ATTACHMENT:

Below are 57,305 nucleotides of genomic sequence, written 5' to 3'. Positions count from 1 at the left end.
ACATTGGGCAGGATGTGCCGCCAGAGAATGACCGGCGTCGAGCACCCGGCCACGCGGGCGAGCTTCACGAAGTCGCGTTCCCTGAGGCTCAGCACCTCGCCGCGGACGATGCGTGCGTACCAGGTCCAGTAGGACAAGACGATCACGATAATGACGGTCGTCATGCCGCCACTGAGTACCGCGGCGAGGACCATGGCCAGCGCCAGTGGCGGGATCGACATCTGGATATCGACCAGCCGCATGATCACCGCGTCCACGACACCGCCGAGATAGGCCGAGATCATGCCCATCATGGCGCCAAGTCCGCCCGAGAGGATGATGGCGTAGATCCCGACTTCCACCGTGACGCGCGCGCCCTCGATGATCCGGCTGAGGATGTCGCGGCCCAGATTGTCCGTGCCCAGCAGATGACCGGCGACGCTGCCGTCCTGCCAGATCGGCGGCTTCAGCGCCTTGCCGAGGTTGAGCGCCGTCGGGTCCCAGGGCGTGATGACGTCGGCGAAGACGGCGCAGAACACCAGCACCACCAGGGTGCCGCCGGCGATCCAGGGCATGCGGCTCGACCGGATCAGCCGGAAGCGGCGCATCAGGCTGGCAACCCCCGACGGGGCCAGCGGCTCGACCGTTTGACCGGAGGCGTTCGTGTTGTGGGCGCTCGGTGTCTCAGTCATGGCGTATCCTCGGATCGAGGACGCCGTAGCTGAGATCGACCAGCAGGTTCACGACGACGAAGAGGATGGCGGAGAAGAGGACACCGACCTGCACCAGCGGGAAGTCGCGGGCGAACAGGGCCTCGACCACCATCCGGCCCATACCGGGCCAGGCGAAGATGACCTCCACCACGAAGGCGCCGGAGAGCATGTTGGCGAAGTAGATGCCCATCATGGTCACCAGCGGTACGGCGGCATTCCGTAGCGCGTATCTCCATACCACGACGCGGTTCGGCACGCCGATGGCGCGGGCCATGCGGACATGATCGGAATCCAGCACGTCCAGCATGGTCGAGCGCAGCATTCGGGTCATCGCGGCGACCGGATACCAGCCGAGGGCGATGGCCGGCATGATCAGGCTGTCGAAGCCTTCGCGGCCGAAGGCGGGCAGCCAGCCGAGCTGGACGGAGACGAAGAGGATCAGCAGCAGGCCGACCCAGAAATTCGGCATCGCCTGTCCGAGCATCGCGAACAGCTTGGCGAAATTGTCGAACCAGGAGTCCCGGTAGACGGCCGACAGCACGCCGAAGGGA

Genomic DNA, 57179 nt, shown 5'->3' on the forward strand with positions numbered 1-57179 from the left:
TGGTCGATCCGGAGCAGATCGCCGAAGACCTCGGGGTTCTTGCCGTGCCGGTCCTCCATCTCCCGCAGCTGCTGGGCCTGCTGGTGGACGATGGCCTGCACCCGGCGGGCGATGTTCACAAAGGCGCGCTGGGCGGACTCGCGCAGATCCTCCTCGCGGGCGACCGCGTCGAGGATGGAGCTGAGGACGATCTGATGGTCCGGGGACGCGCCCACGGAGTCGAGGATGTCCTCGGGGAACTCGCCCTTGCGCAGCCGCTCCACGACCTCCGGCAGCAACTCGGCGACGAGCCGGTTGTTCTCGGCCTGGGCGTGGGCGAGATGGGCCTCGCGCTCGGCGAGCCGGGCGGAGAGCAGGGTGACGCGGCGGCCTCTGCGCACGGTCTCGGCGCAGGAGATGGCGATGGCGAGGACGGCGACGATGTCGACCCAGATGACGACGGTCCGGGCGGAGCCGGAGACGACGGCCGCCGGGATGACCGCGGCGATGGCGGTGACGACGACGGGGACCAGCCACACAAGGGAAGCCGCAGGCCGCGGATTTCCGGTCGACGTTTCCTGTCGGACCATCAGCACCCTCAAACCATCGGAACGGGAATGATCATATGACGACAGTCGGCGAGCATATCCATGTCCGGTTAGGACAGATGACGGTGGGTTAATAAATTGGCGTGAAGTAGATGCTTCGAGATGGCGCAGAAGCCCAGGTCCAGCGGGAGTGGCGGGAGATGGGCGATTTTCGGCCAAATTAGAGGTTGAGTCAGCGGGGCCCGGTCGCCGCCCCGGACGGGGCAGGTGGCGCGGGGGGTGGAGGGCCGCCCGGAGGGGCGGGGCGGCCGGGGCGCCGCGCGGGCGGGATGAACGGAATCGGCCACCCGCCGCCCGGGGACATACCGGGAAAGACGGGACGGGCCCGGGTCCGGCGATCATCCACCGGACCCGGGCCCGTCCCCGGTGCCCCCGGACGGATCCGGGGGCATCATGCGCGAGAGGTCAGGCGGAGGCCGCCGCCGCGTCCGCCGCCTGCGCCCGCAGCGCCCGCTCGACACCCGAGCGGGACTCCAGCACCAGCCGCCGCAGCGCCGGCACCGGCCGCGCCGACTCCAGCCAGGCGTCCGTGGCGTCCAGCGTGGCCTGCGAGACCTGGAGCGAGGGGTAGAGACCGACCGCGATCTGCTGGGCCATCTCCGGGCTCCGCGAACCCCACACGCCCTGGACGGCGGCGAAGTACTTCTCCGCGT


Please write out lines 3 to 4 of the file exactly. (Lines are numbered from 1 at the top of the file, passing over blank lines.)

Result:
Genomic DNA, 57179 nt, shown 5'->3' on the forward strand with positions numbered 1-57179 from the left:
TGGTCGATCCGGAGCAGATCGCCGAAGACCTCGGGGTTCTTGCCGTGCCGGTCCTCCATCTCCCGCAGCTGCTGGGCCTGCTGGTGGACGATGGCCTGCACCCGGCGGGCGATGTTCACAAAGGCGCGCTGGGCGGACTCGCGCAGATCCTCCTCGCGGGCGACCGCGTCGAGGATGGAGCTGAGGACGATCTGATGGTCCGGGGACGCGCCCACGGAGTCGAGGATGTCCTCGGGGAACTCGCCCTTGCGCAGCCGCTCCACGACCTCCGGCAGCAACTCGGCGACGAGCCGGTTGTTCTCGGCCTGGGCGTGGGCGAGATGGGCCTCGCGCTCGGCGAGCCGGGCGGAGAGCAGGGTGACGCGGCGGCCTCTGCGCACGGTCTCGGCGCAGGAGATGGCGATGGCGAGGACGGCGACGATGTCGACCCAGATGACGACGGTCCGGGCGGAGCCGGAGACGACGGCCGCCGGGATGACCGCGGCGATGGCGGTGACGACGACGGGGACCAGCCACACAAGGGAAGCCGCAGGCCGCGGATTTCCGGTCGACGTTTCCTGTCGGACCATCAGCACCCTCAAACCATCGGAACGGGAATGATCATATGACGACAGTCGGCGAGCATATCCATGTCCGGTTAGGACAGATGACGGTGGGTTAATAAATTGGCGTGAAGTAGATGCTTCGAGATGGCGCAGAAGCCCAGGTCCAGCGGGAGTGGCGGGAGATGGGCGATTTTCGGCCAAATTAGAGGTTGAGTCAGCGGGGCCCGGTCGCCGCCCCGGACGGGGCAGGTGGCGCGGGGGGTGGAGGGCCGCCCGGAGGGGCGGGGCGGCCGGGGCGCCGCGCGGGCGGGATGAACGGAATCGGCCACCCGCCGCCCGGGGACATACCGGGAAAGACGGGACGGGCCCGGGTCCGGCGATCATCCACCGGACCCGGGCCCGTCCCCGGTGCCCCCGGACGGATCCGGGGGCATCATGCGCGAGAGGTCAGGCGGAGGCCGCCGCCGCGTCCGCCGCCTGCGCCCGCAGCGCCCGCTCGACACCCGAGCGGGACTCCAGCACCAGCCGCCGCAGCGCCGGCACCGGCCGCGCCGACTCCAGCCAGGCGTCCGTGGCGTCCAGCGTGGCCTGCGAGACCTGGAGCGAGGGGTAGAGACCGACCGCGATCTGCTGGGCCATCTCCGGGCTCCGCGAACCCCACACGCCCTGGACGGCGGCGAAGTACTTCTCCGCGT